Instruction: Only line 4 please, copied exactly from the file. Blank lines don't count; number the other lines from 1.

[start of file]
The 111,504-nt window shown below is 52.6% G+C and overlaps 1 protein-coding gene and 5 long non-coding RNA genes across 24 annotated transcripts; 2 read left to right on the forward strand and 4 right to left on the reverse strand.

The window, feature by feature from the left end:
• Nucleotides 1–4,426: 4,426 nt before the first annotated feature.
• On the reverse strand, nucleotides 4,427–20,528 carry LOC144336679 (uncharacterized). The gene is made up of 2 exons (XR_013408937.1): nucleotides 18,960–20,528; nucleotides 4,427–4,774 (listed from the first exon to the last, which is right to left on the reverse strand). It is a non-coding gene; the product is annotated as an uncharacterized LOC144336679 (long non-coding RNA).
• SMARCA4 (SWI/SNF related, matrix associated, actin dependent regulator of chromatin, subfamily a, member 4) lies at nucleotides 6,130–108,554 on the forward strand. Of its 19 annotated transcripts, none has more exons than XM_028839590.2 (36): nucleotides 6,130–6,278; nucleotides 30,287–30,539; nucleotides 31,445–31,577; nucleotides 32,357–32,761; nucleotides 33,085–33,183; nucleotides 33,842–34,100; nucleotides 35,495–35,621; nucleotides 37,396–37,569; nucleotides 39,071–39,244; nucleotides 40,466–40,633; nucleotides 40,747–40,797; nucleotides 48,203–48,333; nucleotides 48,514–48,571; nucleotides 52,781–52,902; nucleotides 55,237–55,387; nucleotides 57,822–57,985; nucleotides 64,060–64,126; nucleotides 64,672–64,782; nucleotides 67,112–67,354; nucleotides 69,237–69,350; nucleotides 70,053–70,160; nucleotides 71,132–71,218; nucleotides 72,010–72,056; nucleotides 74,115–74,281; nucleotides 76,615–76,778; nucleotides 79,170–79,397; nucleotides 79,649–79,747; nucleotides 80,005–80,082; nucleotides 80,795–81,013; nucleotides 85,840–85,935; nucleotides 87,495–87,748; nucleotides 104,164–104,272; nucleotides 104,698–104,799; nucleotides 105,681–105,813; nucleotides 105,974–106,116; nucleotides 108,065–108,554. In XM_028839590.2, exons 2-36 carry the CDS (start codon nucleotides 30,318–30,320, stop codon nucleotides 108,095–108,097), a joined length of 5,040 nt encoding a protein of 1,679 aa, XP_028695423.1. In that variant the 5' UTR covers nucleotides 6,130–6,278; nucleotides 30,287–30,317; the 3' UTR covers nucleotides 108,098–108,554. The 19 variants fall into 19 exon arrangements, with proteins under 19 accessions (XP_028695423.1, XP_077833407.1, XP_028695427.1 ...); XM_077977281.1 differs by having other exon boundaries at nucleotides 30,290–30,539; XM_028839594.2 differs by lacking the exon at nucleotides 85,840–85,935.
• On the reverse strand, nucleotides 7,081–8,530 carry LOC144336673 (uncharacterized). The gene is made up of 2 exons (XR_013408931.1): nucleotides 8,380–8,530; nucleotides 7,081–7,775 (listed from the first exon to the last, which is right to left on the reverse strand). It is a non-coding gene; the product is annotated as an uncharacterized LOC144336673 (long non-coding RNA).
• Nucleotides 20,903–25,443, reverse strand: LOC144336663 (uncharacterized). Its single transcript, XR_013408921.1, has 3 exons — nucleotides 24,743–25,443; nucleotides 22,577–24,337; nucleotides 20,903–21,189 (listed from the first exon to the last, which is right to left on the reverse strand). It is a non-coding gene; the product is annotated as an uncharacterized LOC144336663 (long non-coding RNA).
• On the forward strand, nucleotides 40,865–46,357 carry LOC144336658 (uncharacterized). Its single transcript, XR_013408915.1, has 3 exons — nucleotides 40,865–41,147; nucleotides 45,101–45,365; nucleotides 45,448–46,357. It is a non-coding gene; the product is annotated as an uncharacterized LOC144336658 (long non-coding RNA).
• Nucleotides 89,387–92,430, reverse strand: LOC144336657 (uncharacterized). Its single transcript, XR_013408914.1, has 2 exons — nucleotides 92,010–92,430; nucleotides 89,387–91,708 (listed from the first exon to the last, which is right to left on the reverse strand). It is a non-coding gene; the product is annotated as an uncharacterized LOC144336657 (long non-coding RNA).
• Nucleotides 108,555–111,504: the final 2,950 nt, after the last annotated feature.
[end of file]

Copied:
• On the reverse strand, nucleotides 4,427–20,528 carry LOC144336679 (uncharacterized). The gene is made up of 2 exons (XR_013408937.1): nucleotides 18,960–20,528; nucleotides 4,427–4,774 (listed from the first exon to the last, which is right to left on the reverse strand). It is a non-coding gene; the product is annotated as an uncharacterized LOC144336679 (long non-coding RNA).